I was initially wary of bringing the idea of corruption to education. It’s an emotive term and one more associated with politics and business than schools. But as I got further into the literatures in the field, it seemed the most apt framing for the material that I had accumulated. I learnt that corruption was an ancient idea which originally referred to a state of being, and the state of the (nation) state. A corrupt state was a sick state, one that did not serve its citizens well, a state which was inequitable and unethical. Our more recent understanding of corruption refers primarily to illegal actions which bring unfair benefits to an individual or group – the bribery, fraud, cronyism and so on that I had originally noticed. Because I had material that covered both meanings of corruption, I decided that it might be better to differentiate between the two, even though the line between them is blurred. After toying with the idea of “bad behaviour”, I opted in the end for the notion of corrupted practices which I hoped would convey the sense of the unacceptable and unjust outcomes we now see in schooling in England. 

Of course, the book I eventually wrote does more than simply document corruption and corrupt practices. Books that start in anger can’t simply be a polemic. They have to be, as Bourdieu suggests, ‘expert” enough to be of use. So I offer an historical account of how corrupt practices came to be, and how an agenda for change might develop. I argue for recuperating and redefining the notions of efficiency and effectiveness as well as a re-moralisation of the public policy agenda, and the importance of redressing the democratic deficit.

Because I don’t want to either undermine the work of committed educators who keep the system going, or further erode trust in schools, I fear I may have trodden too softly on some particular issues. I’ve chose for example, to talk about what kind of regulation we might want, rather than argue for getting rid of the existing inspection agency. But I do, I hope, provide an informed analysis which will encourage others to be outraged at the sheer scale and variety of impropriety, profligacy, waste and greed  – it comes from the very top. It’s now hard-wired into the architecture of all public services. Marketisation, privatisation and contractualism proliferate the points of contact between the public and private and produce the immiseration and stigmatisation of particular communities and locations. And this is, in my book, the very definition of corruption and a corrupted state. 

I had no idea when I started on this long project that there would be a pandemic. I finished the writing at the end of 2019 and then spent the first couple of months of 2020 dealing with proofs. The book was to be published in June this year. It wasn’t.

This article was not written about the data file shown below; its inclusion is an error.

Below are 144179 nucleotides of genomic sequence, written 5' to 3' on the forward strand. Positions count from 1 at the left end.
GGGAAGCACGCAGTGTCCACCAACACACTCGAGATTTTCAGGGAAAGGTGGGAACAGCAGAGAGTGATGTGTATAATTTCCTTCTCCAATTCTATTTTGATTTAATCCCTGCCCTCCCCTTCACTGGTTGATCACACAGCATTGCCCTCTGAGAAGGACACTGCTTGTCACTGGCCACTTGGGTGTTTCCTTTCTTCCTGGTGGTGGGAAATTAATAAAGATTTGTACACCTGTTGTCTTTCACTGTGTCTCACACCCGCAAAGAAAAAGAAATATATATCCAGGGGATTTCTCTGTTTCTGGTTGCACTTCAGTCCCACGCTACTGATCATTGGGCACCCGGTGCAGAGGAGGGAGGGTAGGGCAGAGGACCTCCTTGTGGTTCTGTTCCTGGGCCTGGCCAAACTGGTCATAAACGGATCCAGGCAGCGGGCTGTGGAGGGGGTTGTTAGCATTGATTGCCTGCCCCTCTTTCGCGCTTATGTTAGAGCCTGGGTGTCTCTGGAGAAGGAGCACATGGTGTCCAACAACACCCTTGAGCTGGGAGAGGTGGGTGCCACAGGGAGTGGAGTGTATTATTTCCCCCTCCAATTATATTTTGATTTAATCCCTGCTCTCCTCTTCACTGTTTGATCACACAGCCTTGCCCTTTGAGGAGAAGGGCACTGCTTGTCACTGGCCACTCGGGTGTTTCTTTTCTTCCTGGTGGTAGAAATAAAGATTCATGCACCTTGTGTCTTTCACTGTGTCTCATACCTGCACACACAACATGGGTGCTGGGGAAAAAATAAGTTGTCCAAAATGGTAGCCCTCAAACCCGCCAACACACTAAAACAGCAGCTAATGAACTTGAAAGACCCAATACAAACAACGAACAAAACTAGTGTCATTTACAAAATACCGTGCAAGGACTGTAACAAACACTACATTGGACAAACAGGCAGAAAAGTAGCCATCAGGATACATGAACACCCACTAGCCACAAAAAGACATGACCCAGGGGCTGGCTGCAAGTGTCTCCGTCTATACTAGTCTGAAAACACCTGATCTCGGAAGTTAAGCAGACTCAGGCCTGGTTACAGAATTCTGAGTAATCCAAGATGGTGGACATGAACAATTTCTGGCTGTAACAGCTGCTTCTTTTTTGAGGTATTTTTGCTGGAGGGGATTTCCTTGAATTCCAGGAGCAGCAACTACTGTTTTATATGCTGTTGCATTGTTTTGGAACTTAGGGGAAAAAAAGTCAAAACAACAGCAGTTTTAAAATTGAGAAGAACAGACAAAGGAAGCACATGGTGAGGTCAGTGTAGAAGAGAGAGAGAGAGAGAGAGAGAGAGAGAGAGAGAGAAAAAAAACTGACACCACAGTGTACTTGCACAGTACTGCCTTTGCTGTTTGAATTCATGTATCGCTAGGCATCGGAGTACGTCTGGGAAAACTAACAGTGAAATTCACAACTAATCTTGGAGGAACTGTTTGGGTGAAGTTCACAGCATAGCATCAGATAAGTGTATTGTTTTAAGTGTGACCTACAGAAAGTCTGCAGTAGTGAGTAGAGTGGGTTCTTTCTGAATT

I didn’t anticipate that publication of my book would be held back so I could write a new introduction connecting my analysis with current events. I didn’t imagine that what I had written about would now – finally – be front page news. I just couldn’t have guessed that my book would be published in the middle of lockdown when political mis and disinformation, nepotism, cronyism, lack of transparency and outright organisational bungling would be the stuff of mainstream media headlines. And that the ways in which the health and school systems run on the commitment and hard work of front line workers would be obvious to everyone. But this is just where we – my book and I – are. Bizarrely, and not something I had planned for I have, it seems, finally written something that is in the zeitgeist!

School Scandals: Blowing the whistle on the corruption of our education system buy here from the publisher Policy Press.

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working up a first draft: a twelve step strategy

If you are drafting, it is pretty easy to find a lot of advice about the benefits of free writing. Lots of people find that timed writing sprints help to generate content. Unstructured writing is useful to work out what you want want to say. The pomodoro sprint works really well for many academic writers, and it it used to kick off a wider variety of topics and genres. However, it is always useful for any academic writer to have a few alternative strategies in their repertoire.

If you are the kind of person who has a notebook, or who jots down a few random thoughts when you are starting to work on a paper, then this low key, note-based twelve step strategy might work for you – and for some of the things you need to work on. Like all writing  strategies, it’s not a one size fits all approach, it s a start-small-start-with-bits-and-build-up. Here’s how it goes.

1. Compile all of your scrappy notes, reading responses, bits of worked data, questions and fragments of thoughts. Bring them together in one place. In one document. Name it – (topic) workings. 

2. Make these random bits of stuff into a long list. Bullet or number them if you want.

3. Group the things that seem to go together into larger pieces. ( You might want to do this exercise using posits or on a whiteboard or by making a mind map).

4. Next, write each of the little bitty bits into larger chunks. This means moving everything into  proper sentences.This means making the sentences into something that makes some sense as a stand-alone. ( We might call these paragraphs or even several paragraphs, but we don’t want to get ahead of ourselves.)

5. Shuffle these chunks around until you are satisfied that they are in some kind of order that seems relatively logical – remember these things are always a bit arbitrary and you can shuffle them around again if this ordering doesn’t work .